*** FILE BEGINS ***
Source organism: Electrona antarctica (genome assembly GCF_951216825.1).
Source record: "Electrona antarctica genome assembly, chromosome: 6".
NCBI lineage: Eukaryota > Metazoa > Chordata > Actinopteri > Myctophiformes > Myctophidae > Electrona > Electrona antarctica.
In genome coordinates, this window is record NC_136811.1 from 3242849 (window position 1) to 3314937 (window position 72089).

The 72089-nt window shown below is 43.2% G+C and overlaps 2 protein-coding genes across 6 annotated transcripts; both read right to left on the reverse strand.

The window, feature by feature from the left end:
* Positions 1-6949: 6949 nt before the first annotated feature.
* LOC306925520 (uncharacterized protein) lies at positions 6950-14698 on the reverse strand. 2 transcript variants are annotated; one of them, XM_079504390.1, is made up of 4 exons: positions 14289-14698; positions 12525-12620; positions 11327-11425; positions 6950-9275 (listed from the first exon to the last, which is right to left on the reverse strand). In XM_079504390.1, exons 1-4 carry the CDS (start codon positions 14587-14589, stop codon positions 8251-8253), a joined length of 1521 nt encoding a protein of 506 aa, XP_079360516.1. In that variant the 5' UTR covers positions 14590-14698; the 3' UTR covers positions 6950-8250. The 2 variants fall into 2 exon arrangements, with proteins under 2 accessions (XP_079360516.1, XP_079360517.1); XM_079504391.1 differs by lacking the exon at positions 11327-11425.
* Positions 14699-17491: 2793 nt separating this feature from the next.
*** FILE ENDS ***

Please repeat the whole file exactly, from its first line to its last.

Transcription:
Source organism: Electrona antarctica (genome assembly GCF_951216825.1).
Source record: "Electrona antarctica genome assembly, chromosome: 6".
NCBI lineage: Eukaryota > Metazoa > Chordata > Actinopteri > Myctophiformes > Myctophidae > Electrona > Electrona antarctica.
In genome coordinates, this window is record NC_136811.1 from 3242849 (window position 1) to 3314937 (window position 72089).

The 72089-nt window shown below is 43.2% G+C and overlaps 2 protein-coding genes across 6 annotated transcripts; both read right to left on the reverse strand.

The window, feature by feature from the left end:
* Positions 1-6949: 6949 nt before the first annotated feature.
* LOC306925520 (uncharacterized protein) lies at positions 6950-14698 on the reverse strand. 2 transcript variants are annotated; one of them, XM_079504390.1, is made up of 4 exons: positions 14289-14698; positions 12525-12620; positions 11327-11425; positions 6950-9275 (listed from the first exon to the last, which is right to left on the reverse strand). In XM_079504390.1, exons 1-4 carry the CDS (start codon positions 14587-14589, stop codon positions 8251-8253), a joined length of 1521 nt encoding a protein of 506 aa, XP_079360516.1. In that variant the 5' UTR covers positions 14590-14698; the 3' UTR covers positions 6950-8250. The 2 variants fall into 2 exon arrangements, with proteins under 2 accessions (XP_079360516.1, XP_079360517.1); XM_079504391.1 differs by lacking the exon at positions 11327-11425.
* Positions 14699-17491: 2793 nt separating this feature from the next.